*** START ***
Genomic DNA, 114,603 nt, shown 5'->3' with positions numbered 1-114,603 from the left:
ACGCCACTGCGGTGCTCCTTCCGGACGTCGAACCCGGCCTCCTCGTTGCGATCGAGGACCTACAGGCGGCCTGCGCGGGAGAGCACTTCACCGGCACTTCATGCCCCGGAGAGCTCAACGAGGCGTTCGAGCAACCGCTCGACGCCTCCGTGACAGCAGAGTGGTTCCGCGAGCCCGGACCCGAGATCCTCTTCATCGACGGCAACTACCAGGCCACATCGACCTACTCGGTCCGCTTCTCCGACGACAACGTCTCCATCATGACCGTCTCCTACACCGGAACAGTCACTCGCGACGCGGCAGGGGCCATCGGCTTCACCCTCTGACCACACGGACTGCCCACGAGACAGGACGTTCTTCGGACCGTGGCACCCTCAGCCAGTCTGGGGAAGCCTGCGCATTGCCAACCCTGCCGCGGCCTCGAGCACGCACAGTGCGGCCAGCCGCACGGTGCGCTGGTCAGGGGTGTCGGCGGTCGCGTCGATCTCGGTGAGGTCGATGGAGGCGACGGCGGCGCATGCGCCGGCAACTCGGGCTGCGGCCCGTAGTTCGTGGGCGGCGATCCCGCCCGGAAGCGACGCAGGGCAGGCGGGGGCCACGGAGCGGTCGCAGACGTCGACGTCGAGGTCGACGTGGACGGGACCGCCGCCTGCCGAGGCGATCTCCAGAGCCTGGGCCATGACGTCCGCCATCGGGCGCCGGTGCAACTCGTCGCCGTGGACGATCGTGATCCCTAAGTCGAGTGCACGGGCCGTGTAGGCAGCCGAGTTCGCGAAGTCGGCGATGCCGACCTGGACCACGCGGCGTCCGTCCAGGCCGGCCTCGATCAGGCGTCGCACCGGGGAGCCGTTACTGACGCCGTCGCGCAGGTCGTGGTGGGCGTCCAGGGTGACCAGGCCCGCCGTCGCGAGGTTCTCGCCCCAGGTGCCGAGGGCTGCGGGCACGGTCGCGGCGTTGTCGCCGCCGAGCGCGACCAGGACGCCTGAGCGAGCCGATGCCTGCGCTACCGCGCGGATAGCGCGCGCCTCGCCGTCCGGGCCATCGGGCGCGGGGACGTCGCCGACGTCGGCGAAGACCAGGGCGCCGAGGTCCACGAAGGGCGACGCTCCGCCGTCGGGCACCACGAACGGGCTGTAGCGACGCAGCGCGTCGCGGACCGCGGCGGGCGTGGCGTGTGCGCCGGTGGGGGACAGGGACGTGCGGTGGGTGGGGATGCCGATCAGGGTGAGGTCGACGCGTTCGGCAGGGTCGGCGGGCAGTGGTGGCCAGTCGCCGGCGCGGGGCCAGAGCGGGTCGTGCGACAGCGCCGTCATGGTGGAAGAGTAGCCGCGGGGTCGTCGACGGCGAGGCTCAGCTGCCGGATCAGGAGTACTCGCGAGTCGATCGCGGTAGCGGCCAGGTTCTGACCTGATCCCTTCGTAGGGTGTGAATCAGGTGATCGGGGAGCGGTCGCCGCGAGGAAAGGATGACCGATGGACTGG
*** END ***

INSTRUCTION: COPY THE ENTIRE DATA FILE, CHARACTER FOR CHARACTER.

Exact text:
Genomic DNA, 114,603 nt, shown 5'->3' with positions numbered 1-114,603 from the left:
ACGCCACTGCGGTGCTCCTTCCGGACGTCGAACCCGGCCTCCTCGTTGCGATCGAGGACCTACAGGCGGCCTGCGCGGGAGAGCACTTCACCGGCACTTCATGCCCCGGAGAGCTCAACGAGGCGTTCGAGCAACCGCTCGACGCCTCCGTGACAGCAGAGTGGTTCCGCGAGCCCGGACCCGAGATCCTCTTCATCGACGGCAACTACCAGGCCACATCGACCTACTCGGTCCGCTTCTCCGACGACAACGTCTCCATCATGACCGTCTCCTACACCGGAACAGTCACTCGCGACGCGGCAGGGGCCATCGGCTTCACCCTCTGACCACACGGACTGCCCACGAGACAGGACGTTCTTCGGACCGTGGCACCCTCAGCCAGTCTGGGGAAGCCTGCGCATTGCCAACCCTGCCGCGGCCTCGAGCACGCACAGTGCGGCCAGCCGCACGGTGCGCTGGTCAGGGGTGTCGGCGGTCGCGTCGATCTCGGTGAGGTCGATGGAGGCGACGGCGGCGCATGCGCCGGCAACTCGGGCTGCGGCCCGTAGTTCGTGGGCGGCGATCCCGCCCGGAAGCGACGCAGGGCAGGCGGGGGCCACGGAGCGGTCGCAGACGTCGACGTCGAGGTCGACGTGGACGGGACCGCCGCCTGCCGAGGCGATCTCCAGAGCCTGGGCCATGACGTCCGCCATCGGGCGCCGGTGCAACTCGTCGCCGTGGACGATCGTGATCCCTAAGTCGAGTGCACGGGCCGTGTAGGCAGCCGAGTTCGCGAAGTCGGCGATGCCGACCTGGACCACGCGGCGTCCGTCCAGGCCGGCCTCGATCAGGCGTCGCACCGGGGAGCCGTTACTGACGCCGTCGCGCAGGTCGTGGTGGGCGTCCAGGGTGACCAGGCCCGCCGTCGCGAGGTTCTCGCCCCAGGTGCCGAGGGCTGCGGGCACGGTCGCGGCGTTGTCGCCGCCGAGCGCGACCAGGACGCCTGAGCGAGCCGATGCCTGCGCTACCGCGCGGATAGCGCGCGCCTCGCCGTCCGGGCCATCGGGCGCGGGGACGTCGCCGACGTCGGCGAAGACCAGGGCGCCGAGGTCCACGAAGGGCGACGCTCCGCCGTCGGGCACCACGAACGGGCTGTAGCGACGCAGCGCGTCGCGGACCGCGGCGGGCGTGGCGTGTGCGCCGGTGGGGGACAGGGACGTGCGGTGGGTGGGGATGCCGATCAGGGTGAGGTCGACGCGTTCGGCAGGGTCGGCGGGCAGTGGTGGCCAGTCGCCGGCGCGGGGCCAGAGCGGGTCGTGCGACAGCGCCGTCATGGTGGAAGAGTAGCCGCGGGGTCGTCGACGGCGAGGCTCAGCTGCCGGATCAGGAGTACTCGCGAGTCGATCGCGGTAGCGGCCAGGTTCTGACCTGATCCCTTCGTAGGGTGTGAATCAGGTGATCGGGGAGCGGTCGCCGCGAGGAAAGGATGACCGATGGACTGG